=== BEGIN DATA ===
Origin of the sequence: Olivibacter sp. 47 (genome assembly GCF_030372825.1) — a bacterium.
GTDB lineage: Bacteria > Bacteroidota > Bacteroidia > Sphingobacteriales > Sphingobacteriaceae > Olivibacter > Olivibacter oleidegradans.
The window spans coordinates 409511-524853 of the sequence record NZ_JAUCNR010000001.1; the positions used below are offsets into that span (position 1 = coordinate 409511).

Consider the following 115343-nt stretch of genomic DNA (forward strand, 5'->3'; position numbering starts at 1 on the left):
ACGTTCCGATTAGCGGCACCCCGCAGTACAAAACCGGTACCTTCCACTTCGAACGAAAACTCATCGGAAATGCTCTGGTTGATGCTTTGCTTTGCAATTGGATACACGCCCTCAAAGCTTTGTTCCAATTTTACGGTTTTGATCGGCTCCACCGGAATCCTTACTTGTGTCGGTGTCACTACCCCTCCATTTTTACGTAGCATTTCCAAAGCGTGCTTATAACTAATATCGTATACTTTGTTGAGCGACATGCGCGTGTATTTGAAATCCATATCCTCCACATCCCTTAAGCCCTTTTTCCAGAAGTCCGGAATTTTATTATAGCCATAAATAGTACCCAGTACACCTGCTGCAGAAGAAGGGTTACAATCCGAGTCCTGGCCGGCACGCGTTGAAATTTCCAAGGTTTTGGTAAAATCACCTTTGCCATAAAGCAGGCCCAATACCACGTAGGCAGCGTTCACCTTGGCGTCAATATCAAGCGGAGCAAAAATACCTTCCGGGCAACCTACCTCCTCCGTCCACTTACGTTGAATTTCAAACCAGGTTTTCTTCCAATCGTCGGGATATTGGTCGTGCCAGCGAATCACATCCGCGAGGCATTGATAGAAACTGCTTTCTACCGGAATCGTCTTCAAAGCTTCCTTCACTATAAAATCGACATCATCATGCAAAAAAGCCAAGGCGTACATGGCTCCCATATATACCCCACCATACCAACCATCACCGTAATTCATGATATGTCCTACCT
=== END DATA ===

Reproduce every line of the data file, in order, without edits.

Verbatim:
Origin of the sequence: Olivibacter sp. 47 (genome assembly GCF_030372825.1) — a bacterium.
GTDB lineage: Bacteria > Bacteroidota > Bacteroidia > Sphingobacteriales > Sphingobacteriaceae > Olivibacter > Olivibacter oleidegradans.
The window spans coordinates 409511-524853 of the sequence record NZ_JAUCNR010000001.1; the positions used below are offsets into that span (position 1 = coordinate 409511).

Consider the following 115343-nt stretch of genomic DNA (forward strand, 5'->3'; position numbering starts at 1 on the left):
ACGTTCCGATTAGCGGCACCCCGCAGTACAAAACCGGTACCTTCCACTTCGAACGAAAACTCATCGGAAATGCTCTGGTTGATGCTTTGCTTTGCAATTGGATACACGCCCTCAAAGCTTTGTTCCAATTTTACGGTTTTGATCGGCTCCACCGGAATCCTTACTTGTGTCGGTGTCACTACCCCTCCATTTTTACGTAGCATTTCCAAAGCGTGCTTATAACTAATATCGTATACTTTGTTGAGCGACATGCGCGTGTATTTGAAATCCATATCCTCCACATCCCTTAAGCCCTTTTTCCAGAAGTCCGGAATTTTATTATAGCCATAAATAGTACCCAGTACACCTGCTGCAGAAGAAGGGTTACAATCCGAGTCCTGGCCGGCACGCGTTGAAATTTCCAAGGTTTTGGTAAAATCACCTTTGCCATAAAGCAGGCCCAATACCACGTAGGCAGCGTTCACCTTGGCGTCAATATCAAGCGGAGCAAAAATACCTTCCGGGCAACCTACCTCCTCCGTCCACTTACGTTGAATTTCAAACCAGGTTTTCTTCCAATCGTCGGGATATTGGTCGTGCCAGCGAATCACATCCGCGAGGCATTGATAGAAACTGCTTTCTACCGGAATCGTCTTCAAAGCTTCCTTCACTATAAAATCGACATCATCATGCAAAAAAGCCAAGGCGTACATGGCTCCCATATATACCCCACCATACCAACCATCACCGTAATTCATGATATGTCCTACCT